Valentine’s Day is right around the corner, but is this cause for celebration? For the more cynical, and let’s face it – single, among us, February 14threpresents an opportunity for smug couples to publicly flaunt their relationship status.
Those who are single, but would rather not be, have to suffer through a day where excessive PDA, grand romantic gestures and soppy Instagram posts are suddenly socially acceptable. Meanwhile, the happily single look on in dismay as their friends are consumed by Valentine’s Day mania.
I feel the most pity for couples who have to face both the ire of their single friends, as well as an unhelpful amount of pressure to live out their romantic dreams on Valentine’s Day.
being anti-Valentine should not equate to being anti-love
I have seen some anti-Valentine’s events being advertised recently. I like the idea that people who aren’t in romantic relationships need not hibernate at home in order to avoid spaces dominated by people in relationships. But being anti-Valentine should not equate to being anti-love.
There are so many different kinds of love that it seems a shame not to celebrate them in the same way as romantic love is celebrated on Valentine’s Day. The love between friends, the love for your family and the love for yourself is often ranked below romantic love in the hierarchy of love.
This is evident from the way people sometimes begin and end relationships. When we want to begin a romantic relationship we sometimes say we want to be more than friends. The opposite is true if we want to break up on good terms; we can still be friendsis often the final nail in the coffin of a relationship.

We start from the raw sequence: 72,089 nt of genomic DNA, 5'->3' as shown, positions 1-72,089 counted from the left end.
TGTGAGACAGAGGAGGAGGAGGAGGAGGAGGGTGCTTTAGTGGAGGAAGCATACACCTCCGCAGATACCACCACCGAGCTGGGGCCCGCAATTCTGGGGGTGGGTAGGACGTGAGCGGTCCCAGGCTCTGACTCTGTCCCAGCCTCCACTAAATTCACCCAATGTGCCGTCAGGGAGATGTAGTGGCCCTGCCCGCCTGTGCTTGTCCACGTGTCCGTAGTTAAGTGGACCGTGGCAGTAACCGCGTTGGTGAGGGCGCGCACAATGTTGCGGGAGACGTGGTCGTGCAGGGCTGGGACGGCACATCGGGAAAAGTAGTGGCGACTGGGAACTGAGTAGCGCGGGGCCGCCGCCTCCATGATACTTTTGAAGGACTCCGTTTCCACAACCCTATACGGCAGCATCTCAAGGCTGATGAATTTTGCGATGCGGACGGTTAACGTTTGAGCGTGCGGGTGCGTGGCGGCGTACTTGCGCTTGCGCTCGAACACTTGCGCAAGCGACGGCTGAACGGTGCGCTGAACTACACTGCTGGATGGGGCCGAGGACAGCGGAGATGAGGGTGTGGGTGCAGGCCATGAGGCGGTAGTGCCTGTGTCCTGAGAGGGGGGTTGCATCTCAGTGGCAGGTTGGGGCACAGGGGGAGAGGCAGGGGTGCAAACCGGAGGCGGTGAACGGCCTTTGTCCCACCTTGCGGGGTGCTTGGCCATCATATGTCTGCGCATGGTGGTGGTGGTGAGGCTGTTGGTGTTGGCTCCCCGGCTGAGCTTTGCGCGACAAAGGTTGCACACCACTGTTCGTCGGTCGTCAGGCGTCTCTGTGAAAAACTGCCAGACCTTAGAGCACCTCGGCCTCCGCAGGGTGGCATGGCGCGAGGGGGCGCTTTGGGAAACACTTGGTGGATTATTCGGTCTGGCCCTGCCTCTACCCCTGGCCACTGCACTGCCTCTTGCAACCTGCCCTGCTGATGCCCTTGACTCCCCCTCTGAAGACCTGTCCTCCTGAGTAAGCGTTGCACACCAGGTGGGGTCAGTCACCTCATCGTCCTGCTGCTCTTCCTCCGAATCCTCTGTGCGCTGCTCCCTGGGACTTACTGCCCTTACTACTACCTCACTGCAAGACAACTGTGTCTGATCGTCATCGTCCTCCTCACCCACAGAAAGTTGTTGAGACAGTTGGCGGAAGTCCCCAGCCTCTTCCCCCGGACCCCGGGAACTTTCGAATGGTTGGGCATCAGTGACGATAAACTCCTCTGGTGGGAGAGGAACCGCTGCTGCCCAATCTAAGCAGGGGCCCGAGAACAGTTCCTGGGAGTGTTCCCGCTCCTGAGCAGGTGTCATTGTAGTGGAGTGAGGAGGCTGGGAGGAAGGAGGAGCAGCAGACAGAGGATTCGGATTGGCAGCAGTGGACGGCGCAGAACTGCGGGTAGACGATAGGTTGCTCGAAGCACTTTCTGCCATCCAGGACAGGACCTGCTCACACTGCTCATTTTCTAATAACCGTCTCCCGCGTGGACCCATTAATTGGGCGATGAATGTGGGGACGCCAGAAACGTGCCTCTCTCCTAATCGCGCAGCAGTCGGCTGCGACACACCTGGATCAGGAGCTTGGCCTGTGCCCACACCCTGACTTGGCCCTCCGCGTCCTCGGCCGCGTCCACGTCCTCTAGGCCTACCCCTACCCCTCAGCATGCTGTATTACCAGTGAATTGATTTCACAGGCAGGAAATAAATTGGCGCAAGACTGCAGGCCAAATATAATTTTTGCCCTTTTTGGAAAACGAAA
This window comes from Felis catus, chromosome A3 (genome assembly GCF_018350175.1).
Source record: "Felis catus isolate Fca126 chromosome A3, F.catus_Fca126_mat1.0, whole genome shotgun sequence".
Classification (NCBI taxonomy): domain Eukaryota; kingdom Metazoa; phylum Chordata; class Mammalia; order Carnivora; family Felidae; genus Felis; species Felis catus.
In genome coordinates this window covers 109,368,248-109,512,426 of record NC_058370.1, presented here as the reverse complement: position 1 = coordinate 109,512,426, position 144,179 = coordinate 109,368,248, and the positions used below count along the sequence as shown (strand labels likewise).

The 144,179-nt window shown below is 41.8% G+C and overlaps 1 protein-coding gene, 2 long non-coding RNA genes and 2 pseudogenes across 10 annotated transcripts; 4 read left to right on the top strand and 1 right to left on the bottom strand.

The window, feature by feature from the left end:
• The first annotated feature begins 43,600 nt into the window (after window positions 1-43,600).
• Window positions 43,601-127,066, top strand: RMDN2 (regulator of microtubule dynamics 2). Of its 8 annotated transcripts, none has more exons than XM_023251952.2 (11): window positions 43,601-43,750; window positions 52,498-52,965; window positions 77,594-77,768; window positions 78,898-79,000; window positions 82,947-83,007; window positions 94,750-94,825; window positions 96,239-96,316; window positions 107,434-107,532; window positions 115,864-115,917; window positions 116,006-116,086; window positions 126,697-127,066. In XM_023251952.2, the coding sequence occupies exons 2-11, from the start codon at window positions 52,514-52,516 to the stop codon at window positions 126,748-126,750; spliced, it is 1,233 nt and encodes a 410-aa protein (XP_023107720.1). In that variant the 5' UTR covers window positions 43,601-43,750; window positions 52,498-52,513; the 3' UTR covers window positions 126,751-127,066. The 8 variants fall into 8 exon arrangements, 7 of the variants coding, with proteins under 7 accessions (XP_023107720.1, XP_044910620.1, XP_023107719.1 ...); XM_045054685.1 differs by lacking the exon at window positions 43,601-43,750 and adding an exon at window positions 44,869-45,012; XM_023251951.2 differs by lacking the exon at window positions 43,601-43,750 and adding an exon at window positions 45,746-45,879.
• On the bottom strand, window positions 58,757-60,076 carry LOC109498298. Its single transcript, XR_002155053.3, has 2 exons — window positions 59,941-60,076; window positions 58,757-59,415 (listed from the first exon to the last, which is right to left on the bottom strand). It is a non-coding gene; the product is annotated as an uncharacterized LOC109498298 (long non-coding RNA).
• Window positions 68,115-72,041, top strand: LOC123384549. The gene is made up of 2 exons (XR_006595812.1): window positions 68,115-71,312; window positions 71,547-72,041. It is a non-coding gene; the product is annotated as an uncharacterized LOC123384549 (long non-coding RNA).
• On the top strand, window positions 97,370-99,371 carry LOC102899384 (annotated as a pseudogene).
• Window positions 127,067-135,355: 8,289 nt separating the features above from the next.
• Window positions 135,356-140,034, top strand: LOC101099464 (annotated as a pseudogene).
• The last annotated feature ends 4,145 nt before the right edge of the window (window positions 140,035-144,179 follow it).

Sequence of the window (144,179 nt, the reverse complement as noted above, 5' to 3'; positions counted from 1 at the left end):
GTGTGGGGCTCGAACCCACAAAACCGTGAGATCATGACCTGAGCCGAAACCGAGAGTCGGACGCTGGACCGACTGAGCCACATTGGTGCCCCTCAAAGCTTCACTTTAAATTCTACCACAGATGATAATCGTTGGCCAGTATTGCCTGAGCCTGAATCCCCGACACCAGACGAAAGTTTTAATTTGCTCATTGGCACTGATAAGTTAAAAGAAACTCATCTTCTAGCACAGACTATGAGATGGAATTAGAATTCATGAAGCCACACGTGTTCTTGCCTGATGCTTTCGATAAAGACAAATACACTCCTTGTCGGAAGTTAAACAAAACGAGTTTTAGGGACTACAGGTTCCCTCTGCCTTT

More worrying is the popularity of the idea that someone can become stuck in the friendzone. These terms and sayings suggest that being friends is somehow lesser than being boy/girlfriends and presents friendship as a down-grade to being in a relationship.
Galentine’s Day’ revolves around women’s friendships and consists of husbands and boyfriends at home in favour of a ladies boozy brunch
So it seems that as a society we are missing the opportunity to celebrate platonic love in a positive way (rather than as a protest against Valentine’s Day). Here is the good news though: we need search no longer for an alternative Valentine’s Day. Introducing ‘Galentine’s Day’, celebrated between friends on the 13thFebruary. Considering that the term ‘Galentine’s Day’ was only introduced in 2010 by Leslie Knope (Amy Poehler’s character in Parks and Recreation), it has gained considerable cultural traction.
Although Leslie Knope’s ‘Galentine’s Day’ revolves around women’s friendships and consists of husbands and boyfriends at home in favour of a ladies boozy brunch, there is no reason why men shouldn’t celebrate this revolutionary holiday too. In fact, men may even benefit more from this opportunity to celebrate each other and recognise how important their friendships are.
The best part of Galentine’s Day is that it does not compete with Valentine’s Day. Rather, it is legitimised as its own celebration on a separate day which certainly contributes to its popularity.
Now that I know about Galentine’s day I will put as much effort into making plans with my friends as I have into making plans with my boyfriend. Why miss an opportunity to show those who are important to you that you appreciate them?